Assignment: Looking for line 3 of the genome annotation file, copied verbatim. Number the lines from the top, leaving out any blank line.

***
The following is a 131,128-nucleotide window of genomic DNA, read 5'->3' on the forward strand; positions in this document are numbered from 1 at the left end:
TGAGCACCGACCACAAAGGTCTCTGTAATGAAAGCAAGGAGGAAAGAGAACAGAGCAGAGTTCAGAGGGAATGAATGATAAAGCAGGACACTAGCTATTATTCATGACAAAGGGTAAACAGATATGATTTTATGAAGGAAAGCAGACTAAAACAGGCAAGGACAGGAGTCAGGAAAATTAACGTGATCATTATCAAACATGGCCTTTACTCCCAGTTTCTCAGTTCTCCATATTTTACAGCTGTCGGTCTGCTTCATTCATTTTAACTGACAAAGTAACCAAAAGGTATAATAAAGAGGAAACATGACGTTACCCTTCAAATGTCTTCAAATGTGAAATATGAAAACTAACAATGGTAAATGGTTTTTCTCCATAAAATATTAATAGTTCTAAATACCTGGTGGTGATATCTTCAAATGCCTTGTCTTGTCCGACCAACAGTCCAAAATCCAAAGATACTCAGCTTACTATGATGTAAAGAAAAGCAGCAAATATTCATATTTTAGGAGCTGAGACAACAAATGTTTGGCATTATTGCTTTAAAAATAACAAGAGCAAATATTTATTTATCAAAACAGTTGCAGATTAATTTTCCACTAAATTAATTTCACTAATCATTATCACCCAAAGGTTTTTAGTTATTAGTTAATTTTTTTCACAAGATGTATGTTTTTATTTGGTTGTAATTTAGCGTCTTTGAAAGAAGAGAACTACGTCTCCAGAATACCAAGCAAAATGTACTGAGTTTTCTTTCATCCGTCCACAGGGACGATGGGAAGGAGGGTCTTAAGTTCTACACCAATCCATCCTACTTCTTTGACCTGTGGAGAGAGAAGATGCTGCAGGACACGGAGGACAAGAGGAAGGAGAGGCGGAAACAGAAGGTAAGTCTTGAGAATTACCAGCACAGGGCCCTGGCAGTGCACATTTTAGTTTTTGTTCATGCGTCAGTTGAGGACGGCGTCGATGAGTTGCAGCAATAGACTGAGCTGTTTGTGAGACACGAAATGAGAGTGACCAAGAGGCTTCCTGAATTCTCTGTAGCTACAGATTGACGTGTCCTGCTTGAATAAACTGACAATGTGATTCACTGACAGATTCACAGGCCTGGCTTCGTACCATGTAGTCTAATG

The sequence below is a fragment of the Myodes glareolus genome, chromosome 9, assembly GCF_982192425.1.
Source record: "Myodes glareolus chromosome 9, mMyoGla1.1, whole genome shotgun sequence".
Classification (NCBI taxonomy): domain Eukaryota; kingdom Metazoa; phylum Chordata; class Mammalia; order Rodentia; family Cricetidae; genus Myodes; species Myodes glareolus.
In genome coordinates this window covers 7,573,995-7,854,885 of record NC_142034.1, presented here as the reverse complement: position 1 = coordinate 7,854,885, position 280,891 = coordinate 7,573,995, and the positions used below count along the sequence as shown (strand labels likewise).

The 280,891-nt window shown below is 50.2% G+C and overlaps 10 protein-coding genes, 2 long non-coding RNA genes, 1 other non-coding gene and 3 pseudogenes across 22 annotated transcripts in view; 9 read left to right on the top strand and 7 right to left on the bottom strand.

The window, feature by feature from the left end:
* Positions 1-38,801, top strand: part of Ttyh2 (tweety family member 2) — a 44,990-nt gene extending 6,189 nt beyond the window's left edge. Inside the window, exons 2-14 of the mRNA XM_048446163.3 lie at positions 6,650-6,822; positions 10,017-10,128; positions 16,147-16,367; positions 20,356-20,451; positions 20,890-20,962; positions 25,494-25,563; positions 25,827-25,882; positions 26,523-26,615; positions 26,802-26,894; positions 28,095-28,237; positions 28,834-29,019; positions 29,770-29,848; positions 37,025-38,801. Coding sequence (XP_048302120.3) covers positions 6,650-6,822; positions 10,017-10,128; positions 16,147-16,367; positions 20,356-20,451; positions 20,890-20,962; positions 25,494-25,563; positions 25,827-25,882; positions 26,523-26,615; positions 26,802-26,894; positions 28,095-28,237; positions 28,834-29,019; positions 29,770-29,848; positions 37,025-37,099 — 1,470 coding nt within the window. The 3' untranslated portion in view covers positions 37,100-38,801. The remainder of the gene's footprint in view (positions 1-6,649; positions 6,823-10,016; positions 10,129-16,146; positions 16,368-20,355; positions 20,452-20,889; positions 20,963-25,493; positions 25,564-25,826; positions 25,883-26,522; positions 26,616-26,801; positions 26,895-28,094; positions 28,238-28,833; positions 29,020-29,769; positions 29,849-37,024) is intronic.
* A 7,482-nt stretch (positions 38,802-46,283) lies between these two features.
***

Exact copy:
The sequence below is a fragment of the Myodes glareolus genome, chromosome 9, assembly GCF_982192425.1.